Emily Dickinson only titled one out of 1,789 poems she wrote, and this isn’t the one. Sometimes Dickinson poems are given numbers. Ralph Franklin, the Dickinson scholar of all Dickinson scholars, assigned this poem number 1,096. Still, there's not much that the number 1,096 can tell us about this poem.
For simplicity’s sake, then, let's go by the first line of the poem. “A narrow Fellow in the Grass” isn’t a bad title for this little guy, and we'd say it's a pretty effective first line, too. (The title it was first published under, “The Snake”—check out the story behind the publication in “In a Nutshell”—could have been thought up by a class of third-graders.) How is it so effective? Well, just think about the ways that it announces some core themes that will be developed in the poem.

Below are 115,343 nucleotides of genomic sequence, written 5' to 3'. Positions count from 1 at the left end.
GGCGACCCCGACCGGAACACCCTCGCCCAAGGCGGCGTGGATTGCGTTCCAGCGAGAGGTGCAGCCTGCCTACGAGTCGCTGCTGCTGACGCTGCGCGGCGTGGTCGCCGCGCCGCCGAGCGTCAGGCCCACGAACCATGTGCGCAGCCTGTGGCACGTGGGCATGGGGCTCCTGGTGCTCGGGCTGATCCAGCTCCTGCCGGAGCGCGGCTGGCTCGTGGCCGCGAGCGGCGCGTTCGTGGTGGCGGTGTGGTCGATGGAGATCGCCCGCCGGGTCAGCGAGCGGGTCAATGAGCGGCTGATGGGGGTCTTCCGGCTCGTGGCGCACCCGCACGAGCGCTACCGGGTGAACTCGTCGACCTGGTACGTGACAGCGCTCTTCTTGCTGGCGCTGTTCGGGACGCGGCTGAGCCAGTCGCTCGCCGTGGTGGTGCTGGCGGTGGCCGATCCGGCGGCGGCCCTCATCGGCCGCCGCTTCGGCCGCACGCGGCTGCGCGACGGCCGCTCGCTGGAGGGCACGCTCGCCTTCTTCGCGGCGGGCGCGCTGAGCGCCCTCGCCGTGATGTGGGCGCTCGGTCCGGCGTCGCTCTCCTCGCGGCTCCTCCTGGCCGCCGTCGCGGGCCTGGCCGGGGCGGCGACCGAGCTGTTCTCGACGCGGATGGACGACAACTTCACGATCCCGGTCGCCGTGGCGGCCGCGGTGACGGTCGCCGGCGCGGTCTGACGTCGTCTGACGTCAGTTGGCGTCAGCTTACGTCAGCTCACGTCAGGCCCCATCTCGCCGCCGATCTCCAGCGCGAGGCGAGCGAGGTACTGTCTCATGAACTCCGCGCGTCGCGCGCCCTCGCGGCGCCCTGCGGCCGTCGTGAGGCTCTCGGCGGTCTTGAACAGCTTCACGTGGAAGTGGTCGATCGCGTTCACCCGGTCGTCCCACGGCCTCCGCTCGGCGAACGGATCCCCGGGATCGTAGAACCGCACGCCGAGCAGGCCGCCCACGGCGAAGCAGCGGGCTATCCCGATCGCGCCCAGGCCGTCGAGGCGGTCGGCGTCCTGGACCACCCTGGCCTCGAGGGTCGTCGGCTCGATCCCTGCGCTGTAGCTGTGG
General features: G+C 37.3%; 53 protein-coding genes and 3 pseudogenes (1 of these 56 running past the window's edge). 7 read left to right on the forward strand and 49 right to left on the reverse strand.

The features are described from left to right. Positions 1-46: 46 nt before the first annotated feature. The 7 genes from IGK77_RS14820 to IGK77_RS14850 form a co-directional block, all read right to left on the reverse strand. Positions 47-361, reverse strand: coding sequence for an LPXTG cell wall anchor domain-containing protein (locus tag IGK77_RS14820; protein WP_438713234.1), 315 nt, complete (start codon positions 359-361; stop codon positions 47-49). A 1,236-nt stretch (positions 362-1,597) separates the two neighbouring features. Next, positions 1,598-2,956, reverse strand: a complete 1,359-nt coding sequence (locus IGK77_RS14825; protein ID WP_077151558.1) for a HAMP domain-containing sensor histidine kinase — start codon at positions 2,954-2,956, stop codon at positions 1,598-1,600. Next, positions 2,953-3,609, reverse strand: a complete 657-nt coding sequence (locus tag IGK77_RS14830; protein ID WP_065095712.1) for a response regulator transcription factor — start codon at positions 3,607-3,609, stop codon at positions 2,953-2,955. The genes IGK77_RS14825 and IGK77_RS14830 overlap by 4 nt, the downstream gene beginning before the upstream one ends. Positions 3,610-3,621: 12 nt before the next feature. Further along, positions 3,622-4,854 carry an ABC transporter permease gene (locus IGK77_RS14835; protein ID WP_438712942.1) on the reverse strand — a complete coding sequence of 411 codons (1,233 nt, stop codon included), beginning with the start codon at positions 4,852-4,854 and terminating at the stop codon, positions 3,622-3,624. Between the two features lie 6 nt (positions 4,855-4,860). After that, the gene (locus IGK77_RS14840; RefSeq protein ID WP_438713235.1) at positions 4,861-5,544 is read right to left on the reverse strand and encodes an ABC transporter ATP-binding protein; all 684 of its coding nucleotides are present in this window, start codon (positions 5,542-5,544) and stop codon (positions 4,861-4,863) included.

Way #1: We learn of a "narrow Fellow." At first, the reader is put in mind of a person, not a snake. This sets us up for the (we think intentional) confusion between humans and animals that will continue throughout the poem.
Way #2: This "Fellow" is "in the Grass." Of course, that's a perfectly reasonable place for a snake to be, but it's also a good place for a snake to hide. What is hidden and what is revealed seems to be a key concern of this poem, what with its boy speaker and whip that becomes a snake.
Of course, the real intrigue of the poem (and why folks continue to write and think about it do this day) is what is never revealed to the reader. It's not one of those "here's-my-theme" poems that comes right out. Instead, like a snake in the grass, this poem seems narrow and simple at first, but then twists out of our grasp. And the first line goes a long way to set us up for that experience.